ON a dirt track leading towards fields from the French village of Auchy-Les-Mines is a lone memorial to the men of the 46th North Midland Division who became casualties near this spot in the First World War.
The memorial commemorates a heroic yet largely forgotten chapter of Britain’s, and Burton’s, history of the conflict.
On the afternoon of October 13, 1915, Burton men of the Sixth North Staffordshire battalion went ‘over the top’ into a maelstrom of shrapnel and small-arms fire to attack a German strongpoint known as the Hohenzollern Redoubt.
The division suffered 3,763 casualties including 63 men from Burton who were killed.
It was the ill-fated final episode in the relatively unknown British offensive which is now known as the Battle of Loos.
The less well-known actions of the First World War have always griped my fascination. So I was determined to visit this almost forgotten field of France on my recent sojourn to the Western Front.
On the more popular First World War battlefields, such as the Somme and in Ypres, Belgium, signs point out Commonwealth War Graves Commission cemeteries on almost every junction.
But apart from a less than obvious sign for the memorial there is little to betray that this isolated corner of France was once a battlefield.
It was only on the second lap of a nearby housing estate, built during Auchy’s reconstruction in the 1920s, that I thought I could be in the right spot.
Parking on the edge of the estate, next to a farm building I followed the dirt track. The memorial was 100 yards further along and the redoubt another 200 yards on.
Today, the redoubt is nothing more than an arc of land overgrown with shrubs and brambles overlooked by power lines.
Due a slight rise in the ground, it gives unobstructed and commanding views over the flat fields west of the village.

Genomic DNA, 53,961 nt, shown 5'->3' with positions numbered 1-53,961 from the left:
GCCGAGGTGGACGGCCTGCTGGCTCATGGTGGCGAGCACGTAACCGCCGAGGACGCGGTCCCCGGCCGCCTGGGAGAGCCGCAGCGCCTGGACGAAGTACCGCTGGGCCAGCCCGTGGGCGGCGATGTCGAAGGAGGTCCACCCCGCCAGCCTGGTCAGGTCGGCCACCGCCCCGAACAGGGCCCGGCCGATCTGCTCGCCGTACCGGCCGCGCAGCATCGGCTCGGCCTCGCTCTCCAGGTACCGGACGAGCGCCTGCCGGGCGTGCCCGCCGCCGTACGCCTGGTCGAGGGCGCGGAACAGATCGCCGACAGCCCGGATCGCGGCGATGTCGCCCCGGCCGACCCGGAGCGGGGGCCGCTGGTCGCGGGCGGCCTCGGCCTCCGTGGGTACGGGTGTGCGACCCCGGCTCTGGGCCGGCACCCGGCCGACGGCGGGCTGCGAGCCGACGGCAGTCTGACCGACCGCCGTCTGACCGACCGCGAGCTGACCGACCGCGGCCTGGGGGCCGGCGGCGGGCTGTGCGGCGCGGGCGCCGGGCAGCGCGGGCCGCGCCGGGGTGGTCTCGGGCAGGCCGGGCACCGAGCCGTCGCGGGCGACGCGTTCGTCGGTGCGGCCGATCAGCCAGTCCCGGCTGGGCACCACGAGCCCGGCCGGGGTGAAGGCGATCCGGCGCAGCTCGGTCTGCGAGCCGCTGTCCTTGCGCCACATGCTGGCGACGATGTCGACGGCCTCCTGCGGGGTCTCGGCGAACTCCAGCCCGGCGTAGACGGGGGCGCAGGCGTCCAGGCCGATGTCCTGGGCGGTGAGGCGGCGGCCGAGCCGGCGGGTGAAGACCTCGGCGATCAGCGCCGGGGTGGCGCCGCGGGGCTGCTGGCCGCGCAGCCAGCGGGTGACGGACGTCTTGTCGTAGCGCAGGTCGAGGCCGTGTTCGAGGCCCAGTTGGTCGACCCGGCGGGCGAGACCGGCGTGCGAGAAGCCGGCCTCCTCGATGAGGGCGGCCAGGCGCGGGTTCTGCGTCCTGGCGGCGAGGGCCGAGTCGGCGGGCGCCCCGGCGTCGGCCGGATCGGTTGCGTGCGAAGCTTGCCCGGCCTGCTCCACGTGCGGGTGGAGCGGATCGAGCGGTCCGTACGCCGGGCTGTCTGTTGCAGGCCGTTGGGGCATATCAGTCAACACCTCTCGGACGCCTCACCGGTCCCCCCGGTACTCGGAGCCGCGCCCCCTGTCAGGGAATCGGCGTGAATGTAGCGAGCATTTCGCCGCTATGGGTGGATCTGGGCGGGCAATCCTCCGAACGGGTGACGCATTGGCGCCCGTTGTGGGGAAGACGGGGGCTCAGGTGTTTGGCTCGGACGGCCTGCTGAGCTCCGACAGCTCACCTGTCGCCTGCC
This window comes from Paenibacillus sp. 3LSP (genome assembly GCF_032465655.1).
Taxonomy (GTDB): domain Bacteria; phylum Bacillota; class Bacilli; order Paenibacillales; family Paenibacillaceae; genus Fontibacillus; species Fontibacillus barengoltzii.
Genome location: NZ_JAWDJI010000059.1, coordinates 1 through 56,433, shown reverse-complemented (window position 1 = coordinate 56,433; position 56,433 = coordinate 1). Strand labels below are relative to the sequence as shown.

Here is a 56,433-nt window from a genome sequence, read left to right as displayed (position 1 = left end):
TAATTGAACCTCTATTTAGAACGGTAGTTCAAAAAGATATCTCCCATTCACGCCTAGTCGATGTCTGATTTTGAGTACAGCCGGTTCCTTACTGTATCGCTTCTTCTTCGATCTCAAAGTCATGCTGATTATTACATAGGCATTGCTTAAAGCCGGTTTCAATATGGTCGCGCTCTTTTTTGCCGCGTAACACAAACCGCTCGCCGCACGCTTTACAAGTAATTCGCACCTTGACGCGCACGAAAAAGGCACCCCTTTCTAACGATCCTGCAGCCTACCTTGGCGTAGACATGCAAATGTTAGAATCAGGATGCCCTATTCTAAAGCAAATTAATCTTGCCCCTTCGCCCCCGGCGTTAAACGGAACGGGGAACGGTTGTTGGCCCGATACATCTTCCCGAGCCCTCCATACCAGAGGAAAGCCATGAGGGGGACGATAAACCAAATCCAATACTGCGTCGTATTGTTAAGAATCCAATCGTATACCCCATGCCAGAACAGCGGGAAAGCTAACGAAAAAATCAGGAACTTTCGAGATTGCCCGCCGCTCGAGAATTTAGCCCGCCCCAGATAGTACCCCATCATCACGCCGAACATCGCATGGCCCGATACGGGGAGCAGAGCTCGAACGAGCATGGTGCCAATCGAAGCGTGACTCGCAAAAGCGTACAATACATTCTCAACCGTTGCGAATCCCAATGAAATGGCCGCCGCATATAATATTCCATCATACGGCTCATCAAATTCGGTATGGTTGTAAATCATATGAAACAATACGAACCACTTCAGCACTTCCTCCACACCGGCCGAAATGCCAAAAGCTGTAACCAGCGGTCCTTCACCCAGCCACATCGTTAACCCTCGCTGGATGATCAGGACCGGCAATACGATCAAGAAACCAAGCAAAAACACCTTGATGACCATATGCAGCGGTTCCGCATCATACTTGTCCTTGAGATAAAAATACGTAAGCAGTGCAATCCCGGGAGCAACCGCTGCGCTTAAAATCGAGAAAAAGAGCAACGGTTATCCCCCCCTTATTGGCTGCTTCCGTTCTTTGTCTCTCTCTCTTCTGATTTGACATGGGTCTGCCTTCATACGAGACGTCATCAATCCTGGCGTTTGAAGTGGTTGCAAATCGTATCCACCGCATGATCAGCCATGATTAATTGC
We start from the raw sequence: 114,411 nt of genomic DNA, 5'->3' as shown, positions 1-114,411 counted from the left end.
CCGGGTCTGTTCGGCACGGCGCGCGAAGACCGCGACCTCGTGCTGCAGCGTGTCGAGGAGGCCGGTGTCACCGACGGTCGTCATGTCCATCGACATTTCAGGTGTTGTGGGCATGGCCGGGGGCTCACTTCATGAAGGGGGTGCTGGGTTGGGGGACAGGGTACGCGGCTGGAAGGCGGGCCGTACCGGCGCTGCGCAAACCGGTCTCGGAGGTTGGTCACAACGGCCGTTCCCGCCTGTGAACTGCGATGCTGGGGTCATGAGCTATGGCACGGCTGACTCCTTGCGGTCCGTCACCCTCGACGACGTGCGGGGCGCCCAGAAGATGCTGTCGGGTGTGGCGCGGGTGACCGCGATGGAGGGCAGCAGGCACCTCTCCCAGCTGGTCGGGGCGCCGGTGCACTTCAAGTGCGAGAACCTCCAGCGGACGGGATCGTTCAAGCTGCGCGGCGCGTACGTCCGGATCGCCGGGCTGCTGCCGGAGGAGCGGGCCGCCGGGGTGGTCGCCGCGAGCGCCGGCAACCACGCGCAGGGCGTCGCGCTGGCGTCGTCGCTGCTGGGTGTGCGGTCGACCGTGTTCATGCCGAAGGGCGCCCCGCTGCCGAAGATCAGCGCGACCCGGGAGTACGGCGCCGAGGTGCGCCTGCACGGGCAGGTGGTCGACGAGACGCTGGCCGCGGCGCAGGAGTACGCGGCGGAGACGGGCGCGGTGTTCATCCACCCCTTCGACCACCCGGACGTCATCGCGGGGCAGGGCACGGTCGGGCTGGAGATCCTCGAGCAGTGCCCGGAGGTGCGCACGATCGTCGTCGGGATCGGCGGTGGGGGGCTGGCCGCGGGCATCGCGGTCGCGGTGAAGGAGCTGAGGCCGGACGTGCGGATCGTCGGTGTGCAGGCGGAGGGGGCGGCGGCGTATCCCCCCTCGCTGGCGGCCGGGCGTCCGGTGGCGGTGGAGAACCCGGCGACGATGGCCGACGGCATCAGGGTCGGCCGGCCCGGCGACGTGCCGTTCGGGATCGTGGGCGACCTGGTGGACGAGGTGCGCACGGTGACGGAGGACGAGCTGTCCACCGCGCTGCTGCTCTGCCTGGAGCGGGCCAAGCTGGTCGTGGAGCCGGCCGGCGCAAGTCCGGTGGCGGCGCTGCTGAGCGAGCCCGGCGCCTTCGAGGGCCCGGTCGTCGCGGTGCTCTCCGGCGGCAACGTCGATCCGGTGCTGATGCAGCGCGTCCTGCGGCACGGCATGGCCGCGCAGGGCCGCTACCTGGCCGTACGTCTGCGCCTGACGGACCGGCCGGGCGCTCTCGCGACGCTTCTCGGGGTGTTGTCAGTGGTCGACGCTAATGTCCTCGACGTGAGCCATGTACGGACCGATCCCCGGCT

It was for this reason that in 1915, the German army transformed this section of front line into a fortress with thick belts of barbed wire, deep dugouts and machine gun posts.
The redoubt formed a salient which jutted out about 200 yards in front of the main German front line into no-mans-land and allowed almost perfect observation of the British trenches which lay between 300 and 400 yards beyond.
The objective of the Sixth North Staffords that day was not the redoubt itself, that task was left to the division’s Leicestershire and Lincolnshire battalions.
Instead, they were to provide the third wave of troops attacking a deep and equally well defended section of trench known as Big Willy which connected the redoubt with the main German front line.
After capturing Big Willy, the Sixth North Staffords were meant to push on into Auchy where they would take the mining buildings called Fosse Eight and the fortified cottages in the village known as corons.
The infantry were to attack following a bombardment of artillery and gas as well as a smokescreen, which, it was hoped, would have silenced the German defenders.
But the bombardment was ineffective and some gas canisters burst in the British trenches drenching the troops in concentrated chlorine.